I did some searching on eBay and talked to some of my film friends about what would work. The Olympus Pens are kind of the gold standard for half frames, but they use the old selenium batteries that aren’t made anymore, and I was warned that once the battery expired (which could be tomorrow or could be in 20 years), the camera wouldn’t work at all anymore. I was reluctant to buy a camera that could just stop working with no way of servicing it, so I ended up buying a Fujica Half with a non-working meter. Because even though the meter doesn’t work, it still has manual controls. I downloaded the app myLightMeter Pro and use that when I use the camera. It’s a little cumbersome and an extra step, but when you get the settings right, this camera produces some amazing images.

To be fair, the camera also has some quirks. As a rangefinder, you have to basically guess your distances, which is something I’m not particularly great at. I find that in general it works best set to the infinity distance and use it to capture a wider scene. However, I’ve had a couple of images taken as close ups that have really worked well, so I do occasionally use that as well if needed.

It takes a long time to finish a roll through half frame cameras. Seventy two exposures is a lot! Having learned my lesson with the F100, I did shoot a test roll over the course of a couple of days and processed it immediately. I fell absolutely in love. My copy of the camera has a couple of light leaks that show up intermittently, but I’ve not been one for perfection in my images for a long time, so I find it kind of charming. Maybe some day I’ll investigate the light seals, but for now I just live with the leaks. I started my second roll in May of 2022 and didn’t finish it off until October 2022. I did have a slight panic when the camera back opened slightly on the beach one evening this summer, but since I kind of like light leaks, this wasn’t a huge deal for me (I can say that calmly now that I’ve had the roll developed).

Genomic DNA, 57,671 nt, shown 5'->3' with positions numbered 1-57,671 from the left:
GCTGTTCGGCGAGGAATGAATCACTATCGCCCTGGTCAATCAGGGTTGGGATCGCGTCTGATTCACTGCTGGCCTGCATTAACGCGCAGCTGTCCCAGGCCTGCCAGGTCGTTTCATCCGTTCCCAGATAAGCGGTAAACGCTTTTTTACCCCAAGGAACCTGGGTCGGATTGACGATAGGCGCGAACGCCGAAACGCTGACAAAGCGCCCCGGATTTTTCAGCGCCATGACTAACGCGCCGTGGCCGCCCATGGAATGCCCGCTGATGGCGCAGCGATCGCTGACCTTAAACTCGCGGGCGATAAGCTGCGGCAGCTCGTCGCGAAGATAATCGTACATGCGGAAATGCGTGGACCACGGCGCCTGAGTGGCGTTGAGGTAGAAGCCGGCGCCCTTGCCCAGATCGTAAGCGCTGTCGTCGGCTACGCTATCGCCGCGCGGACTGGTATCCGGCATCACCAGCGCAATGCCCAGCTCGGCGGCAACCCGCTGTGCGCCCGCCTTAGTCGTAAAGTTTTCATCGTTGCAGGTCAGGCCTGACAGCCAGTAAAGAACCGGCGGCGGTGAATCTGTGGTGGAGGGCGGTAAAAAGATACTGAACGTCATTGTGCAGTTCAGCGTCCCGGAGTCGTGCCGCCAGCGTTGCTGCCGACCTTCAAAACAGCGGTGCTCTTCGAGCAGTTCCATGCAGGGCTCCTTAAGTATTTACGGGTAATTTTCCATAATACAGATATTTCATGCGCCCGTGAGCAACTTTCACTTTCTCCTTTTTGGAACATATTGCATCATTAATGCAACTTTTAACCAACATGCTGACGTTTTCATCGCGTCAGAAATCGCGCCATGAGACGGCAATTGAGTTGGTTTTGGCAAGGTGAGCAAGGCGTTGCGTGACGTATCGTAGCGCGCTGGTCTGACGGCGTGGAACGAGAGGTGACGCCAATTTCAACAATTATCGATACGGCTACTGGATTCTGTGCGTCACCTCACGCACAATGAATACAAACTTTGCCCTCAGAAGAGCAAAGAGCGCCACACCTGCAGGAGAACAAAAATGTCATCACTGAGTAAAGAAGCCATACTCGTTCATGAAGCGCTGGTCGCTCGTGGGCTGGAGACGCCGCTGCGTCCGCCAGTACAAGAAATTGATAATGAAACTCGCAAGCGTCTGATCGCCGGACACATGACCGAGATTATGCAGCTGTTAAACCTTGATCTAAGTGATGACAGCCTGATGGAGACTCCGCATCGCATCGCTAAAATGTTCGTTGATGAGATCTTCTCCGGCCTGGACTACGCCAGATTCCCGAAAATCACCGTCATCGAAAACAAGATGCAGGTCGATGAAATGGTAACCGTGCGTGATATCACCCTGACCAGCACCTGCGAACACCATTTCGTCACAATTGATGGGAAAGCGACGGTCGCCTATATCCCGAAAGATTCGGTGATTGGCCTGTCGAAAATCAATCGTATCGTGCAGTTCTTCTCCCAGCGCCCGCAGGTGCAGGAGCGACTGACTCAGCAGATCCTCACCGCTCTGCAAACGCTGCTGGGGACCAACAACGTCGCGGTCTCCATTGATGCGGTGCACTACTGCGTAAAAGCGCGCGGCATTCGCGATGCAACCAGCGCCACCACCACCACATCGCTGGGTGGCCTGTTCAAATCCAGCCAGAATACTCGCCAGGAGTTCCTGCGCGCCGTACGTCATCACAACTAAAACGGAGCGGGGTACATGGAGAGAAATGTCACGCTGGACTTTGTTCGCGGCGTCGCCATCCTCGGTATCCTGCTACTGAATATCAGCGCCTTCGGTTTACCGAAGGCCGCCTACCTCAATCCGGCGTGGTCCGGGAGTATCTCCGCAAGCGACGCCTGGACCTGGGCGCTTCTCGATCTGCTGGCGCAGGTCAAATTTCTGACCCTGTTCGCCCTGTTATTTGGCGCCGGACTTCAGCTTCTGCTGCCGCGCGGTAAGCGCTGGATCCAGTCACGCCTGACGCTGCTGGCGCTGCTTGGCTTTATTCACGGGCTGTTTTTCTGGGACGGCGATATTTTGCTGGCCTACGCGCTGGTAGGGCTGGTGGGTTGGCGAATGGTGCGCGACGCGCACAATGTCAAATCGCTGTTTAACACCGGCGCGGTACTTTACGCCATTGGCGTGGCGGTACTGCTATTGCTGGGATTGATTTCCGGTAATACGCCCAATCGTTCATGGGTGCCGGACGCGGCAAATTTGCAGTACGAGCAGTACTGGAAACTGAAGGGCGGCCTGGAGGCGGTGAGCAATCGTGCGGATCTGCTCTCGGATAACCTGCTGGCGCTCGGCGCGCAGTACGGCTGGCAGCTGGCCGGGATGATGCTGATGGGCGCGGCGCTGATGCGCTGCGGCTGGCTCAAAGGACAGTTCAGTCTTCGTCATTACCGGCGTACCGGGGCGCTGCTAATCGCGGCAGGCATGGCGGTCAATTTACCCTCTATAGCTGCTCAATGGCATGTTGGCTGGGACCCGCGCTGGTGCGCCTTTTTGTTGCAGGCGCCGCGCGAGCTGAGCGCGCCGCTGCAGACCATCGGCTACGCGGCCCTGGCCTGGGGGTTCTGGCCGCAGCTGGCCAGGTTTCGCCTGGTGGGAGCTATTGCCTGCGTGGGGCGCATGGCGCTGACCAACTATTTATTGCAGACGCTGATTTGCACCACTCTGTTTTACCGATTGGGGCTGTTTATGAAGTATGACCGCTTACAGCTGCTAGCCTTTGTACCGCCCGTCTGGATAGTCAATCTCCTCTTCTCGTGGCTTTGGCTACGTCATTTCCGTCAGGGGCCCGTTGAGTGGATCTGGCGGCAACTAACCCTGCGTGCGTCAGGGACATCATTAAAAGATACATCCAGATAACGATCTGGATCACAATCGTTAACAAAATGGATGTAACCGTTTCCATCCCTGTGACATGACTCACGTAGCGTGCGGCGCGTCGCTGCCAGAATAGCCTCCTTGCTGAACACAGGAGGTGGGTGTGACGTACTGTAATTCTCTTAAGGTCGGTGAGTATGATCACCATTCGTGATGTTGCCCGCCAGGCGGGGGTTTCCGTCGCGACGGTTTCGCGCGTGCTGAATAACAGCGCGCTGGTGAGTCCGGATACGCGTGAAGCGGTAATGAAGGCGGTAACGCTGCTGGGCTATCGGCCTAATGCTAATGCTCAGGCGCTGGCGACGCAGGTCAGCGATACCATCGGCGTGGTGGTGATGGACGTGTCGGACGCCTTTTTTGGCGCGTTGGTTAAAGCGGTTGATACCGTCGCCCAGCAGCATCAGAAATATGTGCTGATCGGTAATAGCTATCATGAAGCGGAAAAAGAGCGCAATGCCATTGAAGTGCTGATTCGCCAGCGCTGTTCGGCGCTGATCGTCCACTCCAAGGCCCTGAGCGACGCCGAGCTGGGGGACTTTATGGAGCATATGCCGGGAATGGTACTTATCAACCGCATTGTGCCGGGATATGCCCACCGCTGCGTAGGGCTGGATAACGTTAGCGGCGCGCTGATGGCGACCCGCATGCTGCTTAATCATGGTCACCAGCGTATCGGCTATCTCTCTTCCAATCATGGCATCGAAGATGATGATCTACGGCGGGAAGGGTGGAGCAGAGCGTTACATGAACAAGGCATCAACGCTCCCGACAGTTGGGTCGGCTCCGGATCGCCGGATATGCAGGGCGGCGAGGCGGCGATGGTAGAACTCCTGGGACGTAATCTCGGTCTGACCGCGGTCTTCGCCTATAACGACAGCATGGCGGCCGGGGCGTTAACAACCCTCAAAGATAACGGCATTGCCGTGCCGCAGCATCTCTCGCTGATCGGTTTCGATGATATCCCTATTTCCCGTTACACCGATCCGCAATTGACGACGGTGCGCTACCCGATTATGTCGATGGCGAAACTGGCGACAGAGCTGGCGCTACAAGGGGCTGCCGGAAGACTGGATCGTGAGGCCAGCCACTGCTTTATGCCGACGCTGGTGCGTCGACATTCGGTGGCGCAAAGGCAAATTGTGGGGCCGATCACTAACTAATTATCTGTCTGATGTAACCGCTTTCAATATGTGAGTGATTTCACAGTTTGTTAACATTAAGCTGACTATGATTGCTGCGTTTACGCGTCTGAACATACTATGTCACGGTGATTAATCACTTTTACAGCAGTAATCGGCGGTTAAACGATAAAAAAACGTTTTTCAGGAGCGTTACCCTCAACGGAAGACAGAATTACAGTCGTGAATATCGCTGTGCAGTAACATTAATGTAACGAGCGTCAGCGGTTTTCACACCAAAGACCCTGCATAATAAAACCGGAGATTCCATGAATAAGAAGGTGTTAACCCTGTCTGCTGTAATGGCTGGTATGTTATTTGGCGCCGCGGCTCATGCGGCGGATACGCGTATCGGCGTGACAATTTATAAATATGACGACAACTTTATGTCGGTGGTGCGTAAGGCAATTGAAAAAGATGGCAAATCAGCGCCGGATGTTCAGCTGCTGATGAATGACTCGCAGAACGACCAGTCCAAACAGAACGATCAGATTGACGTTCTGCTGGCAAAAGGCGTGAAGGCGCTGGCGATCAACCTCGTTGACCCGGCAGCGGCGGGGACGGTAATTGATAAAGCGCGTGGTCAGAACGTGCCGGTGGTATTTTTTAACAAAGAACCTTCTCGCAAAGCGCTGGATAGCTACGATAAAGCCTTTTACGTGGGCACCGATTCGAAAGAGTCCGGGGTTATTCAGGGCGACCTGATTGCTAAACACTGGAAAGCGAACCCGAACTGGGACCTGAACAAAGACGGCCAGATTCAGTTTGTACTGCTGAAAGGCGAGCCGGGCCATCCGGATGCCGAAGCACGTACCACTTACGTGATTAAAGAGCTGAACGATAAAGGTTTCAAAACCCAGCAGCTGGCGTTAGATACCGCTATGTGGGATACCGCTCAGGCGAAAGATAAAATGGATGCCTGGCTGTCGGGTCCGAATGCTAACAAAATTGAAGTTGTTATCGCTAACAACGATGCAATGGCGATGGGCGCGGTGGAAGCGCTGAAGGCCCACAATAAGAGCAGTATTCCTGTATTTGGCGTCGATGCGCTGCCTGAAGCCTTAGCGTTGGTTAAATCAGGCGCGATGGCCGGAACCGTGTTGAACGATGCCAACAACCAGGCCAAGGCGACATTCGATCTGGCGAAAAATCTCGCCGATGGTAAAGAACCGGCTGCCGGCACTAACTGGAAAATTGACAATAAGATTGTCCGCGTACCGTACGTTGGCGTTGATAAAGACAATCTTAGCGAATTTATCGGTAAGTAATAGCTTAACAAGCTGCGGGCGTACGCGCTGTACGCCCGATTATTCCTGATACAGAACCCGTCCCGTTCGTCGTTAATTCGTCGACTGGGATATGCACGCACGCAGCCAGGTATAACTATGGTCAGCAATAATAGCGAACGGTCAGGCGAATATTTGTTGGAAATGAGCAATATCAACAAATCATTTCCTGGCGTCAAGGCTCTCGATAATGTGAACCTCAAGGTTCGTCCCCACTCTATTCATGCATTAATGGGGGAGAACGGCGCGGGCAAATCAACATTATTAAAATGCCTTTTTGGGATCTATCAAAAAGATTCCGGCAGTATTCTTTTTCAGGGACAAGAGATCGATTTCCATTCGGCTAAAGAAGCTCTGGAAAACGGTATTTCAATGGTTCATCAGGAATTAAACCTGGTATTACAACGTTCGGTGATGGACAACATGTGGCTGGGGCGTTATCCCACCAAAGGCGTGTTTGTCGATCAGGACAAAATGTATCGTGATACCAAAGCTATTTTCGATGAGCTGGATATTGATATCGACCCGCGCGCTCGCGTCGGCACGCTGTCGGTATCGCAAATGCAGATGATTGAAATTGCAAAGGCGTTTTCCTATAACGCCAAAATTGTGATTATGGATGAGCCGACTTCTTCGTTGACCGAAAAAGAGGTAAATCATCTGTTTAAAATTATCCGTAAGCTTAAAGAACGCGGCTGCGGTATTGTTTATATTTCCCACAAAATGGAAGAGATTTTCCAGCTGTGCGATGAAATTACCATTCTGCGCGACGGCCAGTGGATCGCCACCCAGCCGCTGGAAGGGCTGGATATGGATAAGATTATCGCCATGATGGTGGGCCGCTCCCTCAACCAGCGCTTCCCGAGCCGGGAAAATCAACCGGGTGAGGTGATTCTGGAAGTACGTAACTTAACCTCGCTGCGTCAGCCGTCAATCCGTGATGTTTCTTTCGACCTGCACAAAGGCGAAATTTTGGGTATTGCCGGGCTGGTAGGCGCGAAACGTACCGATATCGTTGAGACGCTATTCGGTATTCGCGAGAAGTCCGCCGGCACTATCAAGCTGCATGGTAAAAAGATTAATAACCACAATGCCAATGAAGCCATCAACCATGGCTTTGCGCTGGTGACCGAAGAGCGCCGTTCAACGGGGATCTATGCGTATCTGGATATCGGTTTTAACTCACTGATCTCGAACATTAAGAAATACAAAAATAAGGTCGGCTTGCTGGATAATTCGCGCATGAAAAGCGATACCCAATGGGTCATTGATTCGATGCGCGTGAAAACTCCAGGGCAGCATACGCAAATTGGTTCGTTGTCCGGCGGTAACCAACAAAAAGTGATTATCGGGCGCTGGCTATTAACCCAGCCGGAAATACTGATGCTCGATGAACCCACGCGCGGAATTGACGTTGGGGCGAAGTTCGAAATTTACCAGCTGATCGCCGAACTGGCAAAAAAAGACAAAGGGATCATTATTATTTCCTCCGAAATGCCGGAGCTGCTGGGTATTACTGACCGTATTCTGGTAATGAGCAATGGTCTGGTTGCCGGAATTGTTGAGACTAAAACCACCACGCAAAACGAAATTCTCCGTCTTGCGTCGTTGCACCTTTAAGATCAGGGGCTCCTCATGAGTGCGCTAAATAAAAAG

The Fujica Half is not a camera that I use everyday, but it’s small enough to easily fit in a bag to take with me where ever I go. (Whether I remember to use it is another matter all together.) I love the slowness of it, that I have to spend extra time metering with it, and that there is a slowness to finishing the roll. It reminds me of being a kid and never really knowing what photos were going to come back when you dropped your film off at the drugstore.

The first roll, as I mentioned, was just a test roll, so I did not plan images next to each other, and mostly ended up with 72 unrelated photos. The second roll I was much more deliberate and consciously tried to shoot pairs of images together. It didn’t always work, but I only ended up with a couple of single photos. In this post, the first roll are the black and white photos, some developed and scanned by me on Ilford HP5+. The color images were shot on Kodak Gold 200 and lab developed and then scanned by me. In a later post I will describe my scanning setup. It’s still a work in process, and I still make occasional tweaks to it, but I’ve largely got it down to a good rhythm now.

If you are interested in the joys of the half frame, Kodak has released a new one, the Kodak Ektar H35. I haven’t used one, and it’s fully automatic and mostly plastic. But especially to someone completely new to film photography, it’s probably a great entry into the world of half frame photography.

the image on the right is just before the camera back accidentally opened

As always, feel free to comment or reach out with any questions. And find yourself a half frame!

Follow along with my Project 52 in 2023